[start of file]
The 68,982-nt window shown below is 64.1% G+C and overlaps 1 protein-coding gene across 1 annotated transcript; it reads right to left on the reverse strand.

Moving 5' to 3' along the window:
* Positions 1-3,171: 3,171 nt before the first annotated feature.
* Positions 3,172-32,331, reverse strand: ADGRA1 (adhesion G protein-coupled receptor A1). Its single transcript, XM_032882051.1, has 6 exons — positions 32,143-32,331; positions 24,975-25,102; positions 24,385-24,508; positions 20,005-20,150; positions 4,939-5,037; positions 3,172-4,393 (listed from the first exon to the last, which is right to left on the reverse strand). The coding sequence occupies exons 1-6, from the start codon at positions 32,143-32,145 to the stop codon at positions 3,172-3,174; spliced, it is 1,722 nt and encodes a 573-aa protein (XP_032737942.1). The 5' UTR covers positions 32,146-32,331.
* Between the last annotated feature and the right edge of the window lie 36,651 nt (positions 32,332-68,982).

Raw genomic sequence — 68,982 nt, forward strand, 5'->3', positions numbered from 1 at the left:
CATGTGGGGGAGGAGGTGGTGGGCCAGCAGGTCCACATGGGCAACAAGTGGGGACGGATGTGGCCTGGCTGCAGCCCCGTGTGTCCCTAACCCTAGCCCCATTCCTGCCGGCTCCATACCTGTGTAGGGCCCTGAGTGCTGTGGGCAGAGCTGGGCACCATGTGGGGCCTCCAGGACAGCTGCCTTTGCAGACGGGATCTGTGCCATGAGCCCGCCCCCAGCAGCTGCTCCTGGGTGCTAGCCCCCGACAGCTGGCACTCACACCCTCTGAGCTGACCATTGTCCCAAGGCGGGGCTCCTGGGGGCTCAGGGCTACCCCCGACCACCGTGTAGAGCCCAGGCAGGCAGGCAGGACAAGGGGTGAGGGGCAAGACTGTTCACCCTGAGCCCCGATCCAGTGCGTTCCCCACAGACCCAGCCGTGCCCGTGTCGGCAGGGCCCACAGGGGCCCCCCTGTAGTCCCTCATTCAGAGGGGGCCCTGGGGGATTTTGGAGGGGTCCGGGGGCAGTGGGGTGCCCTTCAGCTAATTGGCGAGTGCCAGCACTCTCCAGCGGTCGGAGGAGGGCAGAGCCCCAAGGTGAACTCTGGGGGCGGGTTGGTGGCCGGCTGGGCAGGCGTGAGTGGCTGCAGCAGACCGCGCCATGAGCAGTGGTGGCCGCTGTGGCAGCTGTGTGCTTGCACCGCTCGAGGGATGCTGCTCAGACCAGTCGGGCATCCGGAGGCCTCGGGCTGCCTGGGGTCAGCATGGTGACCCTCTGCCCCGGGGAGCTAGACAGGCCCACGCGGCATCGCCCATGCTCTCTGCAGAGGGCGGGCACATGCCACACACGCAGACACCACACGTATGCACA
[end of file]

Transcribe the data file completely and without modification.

The 68,982-nt window shown below is 64.1% G+C and overlaps 1 protein-coding gene across 1 annotated transcript; it reads right to left on the reverse strand.

Moving 5' to 3' along the window:
* Positions 1-3,171: 3,171 nt before the first annotated feature.
* Positions 3,172-32,331, reverse strand: ADGRA1 (adhesion G protein-coupled receptor A1). Its single transcript, XM_032882051.1, has 6 exons — positions 32,143-32,331; positions 24,975-25,102; positions 24,385-24,508; positions 20,005-20,150; positions 4,939-5,037; positions 3,172-4,393 (listed from the first exon to the last, which is right to left on the reverse strand). The coding sequence occupies exons 1-6, from the start codon at positions 32,143-32,145 to the stop codon at positions 3,172-3,174; spliced, it is 1,722 nt and encodes a 573-aa protein (XP_032737942.1). The 5' UTR covers positions 32,146-32,331.
* Between the last annotated feature and the right edge of the window lie 36,651 nt (positions 32,332-68,982).

Raw genomic sequence — 68,982 nt, forward strand, 5'->3', positions numbered from 1 at the left:
CATGTGGGGGAGGAGGTGGTGGGCCAGCAGGTCCACATGGGCAACAAGTGGGGACGGATGTGGCCTGGCTGCAGCCCCGTGTGTCCCTAACCCTAGCCCCATTCCTGCCGGCTCCATACCTGTGTAGGGCCCTGAGTGCTGTGGGCAGAGCTGGGCACCATGTGGGGCCTCCAGGACAGCTGCCTTTGCAGACGGGATCTGTGCCATGAGCCCGCCCCCAGCAGCTGCTCCTGGGTGCTAGCCCCCGACAGCTGGCACTCACACCCTCTGAGCTGACCATTGTCCCAAGGCGGGGCTCCTGGGGGCTCAGGGCTACCCCCGACCACCGTGTAGAGCCCAGGCAGGCAGGCAGGACAAGGGGTGAGGGGCAAGACTGTTCACCCTGAGCCCCGATCCAGTGCGTTCCCCACAGACCCAGCCGTGCCCGTGTCGGCAGGGCCCACAGGGGCCCCCCTGTAGTCCCTCATTCAGAGGGGGCCCTGGGGGATTTTGGAGGGGTCCGGGGGCAGTGGGGTGCCCTTCAGCTAATTGGCGAGTGCCAGCACTCTCCAGCGGTCGGAGGAGGGCAGAGCCCCAAGGTGAACTCTGGGGGCGGGTTGGTGGCCGGCTGGGCAGGCGTGAGTGGCTGCAGCAGACCGCGCCATGAGCAGTGGTGGCCGCTGTGGCAGCTGTGTGCTTGCACCGCTCGAGGGATGCTGCTCAGACCAGTCGGGCATCCGGAGGCCTCGGGCTGCCTGGGGTCAGCATGGTGACCCTCTGCCCCGGGGAGCTAGACAGGCCCACGCGGCATCGCCCATGCTCTCTGCAGAGGGCGGGCACATGCCACACACGCAGACACCACACGTATGCACA